Altitude Training By Dr. Jack Daniels, Part II

Part II of Jack’s Altitude Training Series focuses on, “How long does it takes to adapt to altitude.”

As already mentioned, in slow-speed endurance events, altitude-best performances will never match sea-level bests, but they will definitely improve with altitude training. In as few as two weeks, altitude performance will be noticeably improved. Within about six weeks of altitude training, acclimatization will be quite complete.

Mike Smith’s Three Most Important Tips for Beginner Runners

My Three Most Important Tips for Beginner Runners

By Mike Smith

One of the greatest joys I get as a coach is assisting someone to get off the ground for the first time. While the action of running is a simple activity, starting a running program isn’t as easy as it looks. One of the very reasons I started coaching was to help people go about this activity in a way that sets them up for success. Here are my three biggest tips for beginner runners:

Altitude Training by Dr. Jack Daniels, Part I

Dr. Jack put together a great document of Altitude Training FAQs for our running retreats in Flagstaff. It’s broken down into several parts so I’ll try and get one out a week over the next six weeks.

  • The Effect of Altitude
  • How long does it take to adjust to altitude
  • What is the best altitude for living and training high?
  • How much improvement will take place with acclimatization?
  • Does everyone respond the same to altitude training?
  • How long at sea level can you take advantage of any altitude improvement?

Born To Rest

One of our clients worked with the guys over at BodyFix Method and she highly recommended their services for anyone suffering from a running related injury. I checked out their site and stumbled upon an interesting article, “Beware the Chair.” The average human apparently sits in a chair 9 hours a day. If you add in sleepy time we’re talking 3/4 of your day sitting and sleeping. We’re the Born to Rest generation! Our ancestors survived through running so we could all sit back and relax, I guess.

Another Reason Not To Run With An iPod

Zaphgod's Flickr page

Came across a great post today on Sweat Science, “Is exercising with your iPod making you stupid?” Clearly, heading out the door for a run with a listening device increases your risk of injury, yet many runners are willing to take that chance because music either helps them get a better workout or provides extra motivation to get out the door. Music can certainly make a long run less monotonous as well. But what if all this uninterrupted stimulation via digital technology is causing us to forfeit crucial downtime for our brains that helps us learn and remember more leading to more creativity and thoughtfulness? Would you put down your iPod then?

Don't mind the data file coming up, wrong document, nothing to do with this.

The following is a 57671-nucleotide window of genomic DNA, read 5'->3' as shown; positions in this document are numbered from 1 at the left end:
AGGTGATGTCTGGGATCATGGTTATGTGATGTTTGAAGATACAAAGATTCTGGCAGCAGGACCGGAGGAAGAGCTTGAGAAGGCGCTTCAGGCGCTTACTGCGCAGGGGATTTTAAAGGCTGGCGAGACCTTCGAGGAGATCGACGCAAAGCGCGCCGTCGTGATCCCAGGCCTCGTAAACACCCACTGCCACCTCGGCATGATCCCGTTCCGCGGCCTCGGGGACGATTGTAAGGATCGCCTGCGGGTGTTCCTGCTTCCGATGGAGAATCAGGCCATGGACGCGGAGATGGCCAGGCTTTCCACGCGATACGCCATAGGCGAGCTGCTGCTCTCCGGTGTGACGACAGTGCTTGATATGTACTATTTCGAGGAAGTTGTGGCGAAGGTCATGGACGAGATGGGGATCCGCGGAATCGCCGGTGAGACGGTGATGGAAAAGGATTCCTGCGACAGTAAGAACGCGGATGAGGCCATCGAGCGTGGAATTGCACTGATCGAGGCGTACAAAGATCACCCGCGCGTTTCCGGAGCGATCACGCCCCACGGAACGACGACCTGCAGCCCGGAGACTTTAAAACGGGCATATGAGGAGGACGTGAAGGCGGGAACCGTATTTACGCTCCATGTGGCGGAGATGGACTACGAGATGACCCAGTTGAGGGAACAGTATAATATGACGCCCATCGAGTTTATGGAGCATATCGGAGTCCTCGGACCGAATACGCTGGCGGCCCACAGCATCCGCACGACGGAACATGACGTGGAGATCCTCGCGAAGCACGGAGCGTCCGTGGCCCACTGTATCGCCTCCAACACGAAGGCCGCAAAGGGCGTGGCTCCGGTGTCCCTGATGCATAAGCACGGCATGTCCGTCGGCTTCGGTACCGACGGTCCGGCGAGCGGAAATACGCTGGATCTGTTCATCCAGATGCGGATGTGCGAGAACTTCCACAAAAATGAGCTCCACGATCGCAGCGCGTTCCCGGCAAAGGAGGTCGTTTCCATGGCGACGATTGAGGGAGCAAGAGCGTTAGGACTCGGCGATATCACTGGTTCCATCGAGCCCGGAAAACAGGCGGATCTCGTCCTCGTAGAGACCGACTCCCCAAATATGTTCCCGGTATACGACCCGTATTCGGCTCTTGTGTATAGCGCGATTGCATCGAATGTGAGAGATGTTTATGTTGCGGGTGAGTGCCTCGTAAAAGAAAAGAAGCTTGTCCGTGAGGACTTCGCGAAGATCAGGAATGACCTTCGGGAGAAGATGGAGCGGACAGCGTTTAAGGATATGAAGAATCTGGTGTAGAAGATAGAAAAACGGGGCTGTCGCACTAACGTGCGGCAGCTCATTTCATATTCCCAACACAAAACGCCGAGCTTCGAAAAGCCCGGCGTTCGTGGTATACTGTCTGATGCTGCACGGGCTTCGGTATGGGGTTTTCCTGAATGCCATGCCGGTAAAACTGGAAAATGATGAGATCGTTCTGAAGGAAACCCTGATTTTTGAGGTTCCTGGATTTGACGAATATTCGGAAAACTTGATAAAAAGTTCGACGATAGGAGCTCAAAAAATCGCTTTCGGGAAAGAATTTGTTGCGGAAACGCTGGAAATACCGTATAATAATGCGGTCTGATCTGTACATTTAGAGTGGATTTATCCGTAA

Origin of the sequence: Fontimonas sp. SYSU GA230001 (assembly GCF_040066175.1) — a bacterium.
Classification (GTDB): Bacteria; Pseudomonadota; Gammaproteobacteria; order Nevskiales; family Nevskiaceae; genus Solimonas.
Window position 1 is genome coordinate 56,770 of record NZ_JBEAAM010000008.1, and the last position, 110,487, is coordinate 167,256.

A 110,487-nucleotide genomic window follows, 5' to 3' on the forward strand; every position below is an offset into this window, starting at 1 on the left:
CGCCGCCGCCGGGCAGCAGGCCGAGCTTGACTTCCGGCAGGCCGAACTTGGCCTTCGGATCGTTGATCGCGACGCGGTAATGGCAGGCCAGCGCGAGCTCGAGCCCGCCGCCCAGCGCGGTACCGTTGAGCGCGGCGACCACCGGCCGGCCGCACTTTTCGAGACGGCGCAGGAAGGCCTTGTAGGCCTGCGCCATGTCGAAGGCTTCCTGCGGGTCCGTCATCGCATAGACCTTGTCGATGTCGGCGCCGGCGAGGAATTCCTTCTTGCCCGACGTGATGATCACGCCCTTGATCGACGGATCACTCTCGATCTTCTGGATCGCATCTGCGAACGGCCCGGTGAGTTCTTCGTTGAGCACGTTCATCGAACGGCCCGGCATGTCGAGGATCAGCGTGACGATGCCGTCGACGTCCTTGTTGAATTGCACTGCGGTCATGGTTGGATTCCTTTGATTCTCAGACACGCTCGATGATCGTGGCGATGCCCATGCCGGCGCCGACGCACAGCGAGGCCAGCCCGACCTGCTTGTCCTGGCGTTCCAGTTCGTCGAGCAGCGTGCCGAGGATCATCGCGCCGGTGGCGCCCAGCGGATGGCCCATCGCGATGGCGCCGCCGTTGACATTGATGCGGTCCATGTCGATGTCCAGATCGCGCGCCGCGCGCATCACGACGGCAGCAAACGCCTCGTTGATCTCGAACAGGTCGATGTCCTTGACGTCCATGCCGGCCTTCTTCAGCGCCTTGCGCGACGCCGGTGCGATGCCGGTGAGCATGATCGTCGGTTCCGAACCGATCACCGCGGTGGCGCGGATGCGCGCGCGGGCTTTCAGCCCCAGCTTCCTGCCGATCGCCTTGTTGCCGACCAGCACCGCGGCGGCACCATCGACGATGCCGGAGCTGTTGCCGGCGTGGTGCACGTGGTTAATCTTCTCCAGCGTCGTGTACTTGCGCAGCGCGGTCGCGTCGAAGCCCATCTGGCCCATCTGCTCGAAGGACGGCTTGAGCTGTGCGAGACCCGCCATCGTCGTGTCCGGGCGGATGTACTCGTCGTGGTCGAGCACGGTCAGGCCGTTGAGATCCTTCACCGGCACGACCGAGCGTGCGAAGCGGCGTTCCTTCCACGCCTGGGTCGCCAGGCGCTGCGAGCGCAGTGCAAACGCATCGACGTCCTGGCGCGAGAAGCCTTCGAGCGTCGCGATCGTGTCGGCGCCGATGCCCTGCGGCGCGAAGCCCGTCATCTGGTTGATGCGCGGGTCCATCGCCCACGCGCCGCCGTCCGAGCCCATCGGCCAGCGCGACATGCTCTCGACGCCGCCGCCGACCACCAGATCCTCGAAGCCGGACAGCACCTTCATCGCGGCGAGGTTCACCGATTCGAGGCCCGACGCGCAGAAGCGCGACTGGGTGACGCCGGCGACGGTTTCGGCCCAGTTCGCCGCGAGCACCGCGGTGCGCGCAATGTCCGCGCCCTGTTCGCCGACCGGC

Active Release Technique (ART) And Running Injuries

I just stumbled upon an interview I did back in 2007 with Dr. Marc Bochner, who is board certified in sports injuries and Active Release Techniques (ART). It got lost in the shuffle when we transferred the blog over from Blogger to WordPress. I’m very happy to share it because we’re big proponents of ART but it also provides great insight into how to comprehensively prevent and treat running injuries.

Tapering For A Marathon

There are a lot of theories out there about how to taper for a marathon or a particular race you’ve geared your training around for a while. Today I came across an interesting study on this topic (hat tip @stevemagness), “Effects of Tapering on Performance.”

Through the meta-analysis process, the researchers have determined that “a two week taper during which training volume is exponentially reduced by 41-60% without altering training intensity or frequency appears to be the most efficient strategy to maximize performance gains.

Strengthening Not Stretching Key To ITBS

This is a great article in Running Times. Not only does it refer to Jean Claude Van Damme as the “Muscles from Brussels,” it hits the nail on the head when it comes to preventing ITBS and understanding the cause of the problem. It’s the second most common running injury and can easily be prevented and quickly treated through strengthening of the hip stabilizers and glut muscles, not simply stretching and foam rolling.

Training Smart: Injury Prevention For Runners

Run SMART coach Anthony Gallo contributed an article to New England Runner titled, ‘Training Smart is the First Step in Injury Prevention.’ It offers a wide variety of key points and reminders about easy ways to lower your risk of injury.

Strengthening Your Stride

Run SMART coach Blake Boldon offered Fitness Magazine readers a few cross training exercise tips to help reduce the risk of injury and strengthen your stride at the same time. First…

Hands-Up Lunge

Targets: Hips, butt, quads, and hamstrings
  • Stand with feet hip-width apart, arms overhead, palms facing each other.